Bud Light Woes

Are we overly sensitive or is A-B InBev thoughtless?

Last week Bud Light shot itself in the foot (or was it the can?) with it’s “Up for Whatever” campaign. The campaign involves

The package
The package

slogans on the packaging including this one: “The perfect beer for removing ‘no’ from your vocabulary for the night.” This message is one of 140 different slogans that appear on the package.

If the intent of the overall campaign is to create a dialogue with consumers on social media, then be careful of what you wish for. This slogan drew a firestorm of criticism due to its insensitivity on the subject of “no means no” and date rape.

In a wide range of news outlets (from Ad Age to USA Today) the company was taken to task for this … this what? Insensitivity. Stupidity. You name it.

The primary mission of alcohol marketing and communications is responsibility in messaging. I can’t tell you how many times I’ve heard or used this adage: The appearance of impropriety is as bad as the impropriety itself. This slogan goes way beyond that.

Who is to blame?

According to the Wall Street Journal, there were five layers of approvals given to the slogan. But, that didn’t stop the company from blaming the ad agency. Sorry folks, the blame ends with the marketing department at A-B InBev. If you’re in the alcohol business you need to be cautious with what you say and how you say it.

Someone at the company thought the ‘cuteness’ of the slogan made it compelling and no one had the sense to think about the depth of meaning. Don’t these marketing geniuses know what’s going on in the world?

It seems to me that in their zeal to appear hip and clever, they’ve lost sight of the business they are in. Or, they don’t have the appropriate safeguards in place.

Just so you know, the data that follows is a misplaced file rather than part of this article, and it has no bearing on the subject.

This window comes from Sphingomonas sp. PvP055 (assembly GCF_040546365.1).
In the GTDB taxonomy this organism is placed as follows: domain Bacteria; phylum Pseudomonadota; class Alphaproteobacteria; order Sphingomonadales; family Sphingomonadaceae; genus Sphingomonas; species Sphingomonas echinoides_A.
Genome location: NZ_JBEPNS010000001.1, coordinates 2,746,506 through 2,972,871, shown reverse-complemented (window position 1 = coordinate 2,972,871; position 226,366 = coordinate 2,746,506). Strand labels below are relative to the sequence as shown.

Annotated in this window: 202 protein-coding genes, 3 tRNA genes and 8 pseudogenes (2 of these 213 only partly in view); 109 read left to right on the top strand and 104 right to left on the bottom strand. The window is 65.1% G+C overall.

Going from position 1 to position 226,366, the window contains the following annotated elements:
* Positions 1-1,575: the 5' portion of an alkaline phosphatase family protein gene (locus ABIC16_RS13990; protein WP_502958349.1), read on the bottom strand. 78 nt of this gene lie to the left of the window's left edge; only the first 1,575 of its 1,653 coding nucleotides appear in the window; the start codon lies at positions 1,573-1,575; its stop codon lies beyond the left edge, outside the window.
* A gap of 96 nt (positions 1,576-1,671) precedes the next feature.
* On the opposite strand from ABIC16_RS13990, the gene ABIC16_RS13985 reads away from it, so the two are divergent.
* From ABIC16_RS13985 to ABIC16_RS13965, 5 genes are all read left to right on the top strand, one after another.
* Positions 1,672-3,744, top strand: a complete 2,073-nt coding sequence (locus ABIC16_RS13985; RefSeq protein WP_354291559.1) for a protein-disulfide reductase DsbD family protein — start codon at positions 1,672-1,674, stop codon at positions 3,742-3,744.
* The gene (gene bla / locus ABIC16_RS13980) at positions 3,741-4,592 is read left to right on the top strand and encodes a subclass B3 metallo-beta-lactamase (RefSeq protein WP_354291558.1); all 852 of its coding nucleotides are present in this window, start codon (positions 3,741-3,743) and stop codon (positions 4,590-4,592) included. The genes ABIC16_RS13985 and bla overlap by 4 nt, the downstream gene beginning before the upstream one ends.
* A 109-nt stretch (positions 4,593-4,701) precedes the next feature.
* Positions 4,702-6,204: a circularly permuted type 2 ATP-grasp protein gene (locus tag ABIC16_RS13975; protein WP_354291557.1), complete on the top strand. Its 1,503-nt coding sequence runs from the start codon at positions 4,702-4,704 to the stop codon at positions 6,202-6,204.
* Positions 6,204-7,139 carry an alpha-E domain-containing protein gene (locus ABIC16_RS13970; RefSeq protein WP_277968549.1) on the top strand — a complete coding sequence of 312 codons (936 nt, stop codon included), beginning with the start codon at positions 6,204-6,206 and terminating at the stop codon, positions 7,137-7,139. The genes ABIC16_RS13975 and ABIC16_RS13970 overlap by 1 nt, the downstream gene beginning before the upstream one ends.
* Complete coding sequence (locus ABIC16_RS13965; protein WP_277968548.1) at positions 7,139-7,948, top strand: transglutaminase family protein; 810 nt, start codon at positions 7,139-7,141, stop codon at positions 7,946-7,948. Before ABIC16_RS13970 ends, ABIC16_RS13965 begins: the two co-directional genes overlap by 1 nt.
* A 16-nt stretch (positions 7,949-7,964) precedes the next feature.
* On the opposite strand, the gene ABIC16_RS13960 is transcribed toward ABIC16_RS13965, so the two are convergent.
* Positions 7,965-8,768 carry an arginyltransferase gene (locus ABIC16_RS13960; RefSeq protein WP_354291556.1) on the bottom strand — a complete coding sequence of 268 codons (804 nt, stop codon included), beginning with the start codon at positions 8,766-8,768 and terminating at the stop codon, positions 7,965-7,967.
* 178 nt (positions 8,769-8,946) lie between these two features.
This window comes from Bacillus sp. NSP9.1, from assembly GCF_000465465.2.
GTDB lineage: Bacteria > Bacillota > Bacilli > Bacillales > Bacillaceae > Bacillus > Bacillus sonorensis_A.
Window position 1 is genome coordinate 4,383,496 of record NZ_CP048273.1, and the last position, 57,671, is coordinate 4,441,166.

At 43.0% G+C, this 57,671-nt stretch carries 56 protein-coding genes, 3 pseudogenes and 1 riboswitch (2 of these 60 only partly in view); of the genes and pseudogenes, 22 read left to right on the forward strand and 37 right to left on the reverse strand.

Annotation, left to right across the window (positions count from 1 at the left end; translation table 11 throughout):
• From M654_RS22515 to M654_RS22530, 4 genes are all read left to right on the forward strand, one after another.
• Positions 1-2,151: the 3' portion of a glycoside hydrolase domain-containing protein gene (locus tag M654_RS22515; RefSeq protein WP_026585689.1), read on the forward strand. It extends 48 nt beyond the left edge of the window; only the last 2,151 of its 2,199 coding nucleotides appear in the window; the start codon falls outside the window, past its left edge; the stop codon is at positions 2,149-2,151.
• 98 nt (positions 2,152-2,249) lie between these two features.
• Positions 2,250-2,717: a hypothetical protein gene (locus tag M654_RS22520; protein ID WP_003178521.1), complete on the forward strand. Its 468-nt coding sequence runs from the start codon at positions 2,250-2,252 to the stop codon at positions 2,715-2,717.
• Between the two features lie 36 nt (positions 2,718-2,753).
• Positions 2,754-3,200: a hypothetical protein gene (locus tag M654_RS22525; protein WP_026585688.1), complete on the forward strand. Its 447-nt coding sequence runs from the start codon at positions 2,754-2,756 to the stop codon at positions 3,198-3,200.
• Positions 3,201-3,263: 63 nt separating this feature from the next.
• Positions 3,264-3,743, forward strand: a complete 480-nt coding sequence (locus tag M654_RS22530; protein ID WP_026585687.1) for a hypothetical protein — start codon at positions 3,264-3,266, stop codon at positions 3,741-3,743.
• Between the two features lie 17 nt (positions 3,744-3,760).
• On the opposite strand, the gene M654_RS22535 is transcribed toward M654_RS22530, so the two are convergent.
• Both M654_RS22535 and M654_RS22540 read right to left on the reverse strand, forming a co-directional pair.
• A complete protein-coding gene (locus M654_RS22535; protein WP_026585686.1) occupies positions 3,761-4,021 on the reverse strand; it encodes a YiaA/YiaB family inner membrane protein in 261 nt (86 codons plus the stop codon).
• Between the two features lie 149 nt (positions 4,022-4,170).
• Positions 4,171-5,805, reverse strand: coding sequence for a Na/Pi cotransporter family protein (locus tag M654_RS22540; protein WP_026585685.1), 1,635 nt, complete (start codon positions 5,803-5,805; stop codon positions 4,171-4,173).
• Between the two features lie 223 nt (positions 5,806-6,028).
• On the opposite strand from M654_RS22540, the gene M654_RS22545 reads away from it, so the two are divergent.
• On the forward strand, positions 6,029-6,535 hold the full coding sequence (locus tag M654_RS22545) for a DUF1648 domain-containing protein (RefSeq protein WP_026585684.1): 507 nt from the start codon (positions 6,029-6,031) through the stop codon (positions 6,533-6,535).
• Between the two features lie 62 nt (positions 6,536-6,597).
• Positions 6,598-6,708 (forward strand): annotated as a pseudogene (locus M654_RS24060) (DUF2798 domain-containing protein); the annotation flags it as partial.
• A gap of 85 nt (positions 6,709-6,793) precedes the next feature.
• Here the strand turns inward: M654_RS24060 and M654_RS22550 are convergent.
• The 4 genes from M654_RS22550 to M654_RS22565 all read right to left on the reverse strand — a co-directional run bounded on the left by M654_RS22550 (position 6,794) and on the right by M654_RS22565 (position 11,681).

The best comment on this fiasco I’ve read comes from Harry Schumacher at Beer Business Daily:

I can see that A-B was talking about “No” meaning not saying no to new experiences, not in a sexual context.  But the issue of date rape is front and center right now, and it’s completely inconceivable to me that nobody in the vast organization of A-B, including their ad agencies, didn’t see that this message could be misconstrued in a sexual context and give it the nix.  Are they not reading anything in the popular press?  It’s a very sensitive subject and it suggests that at the very least A-B’s ad agency who produced this message has a tin ear.

So the answer to my question is that it has nothing to do with the public being overly sensitive. It’s about Bud Light being out of touch at best, or just plain irresponsible, at worst.

(For an interesting look at this subject, check out John Oliver’s take from HBO’s Last Week Tonight with John Oliver here.)

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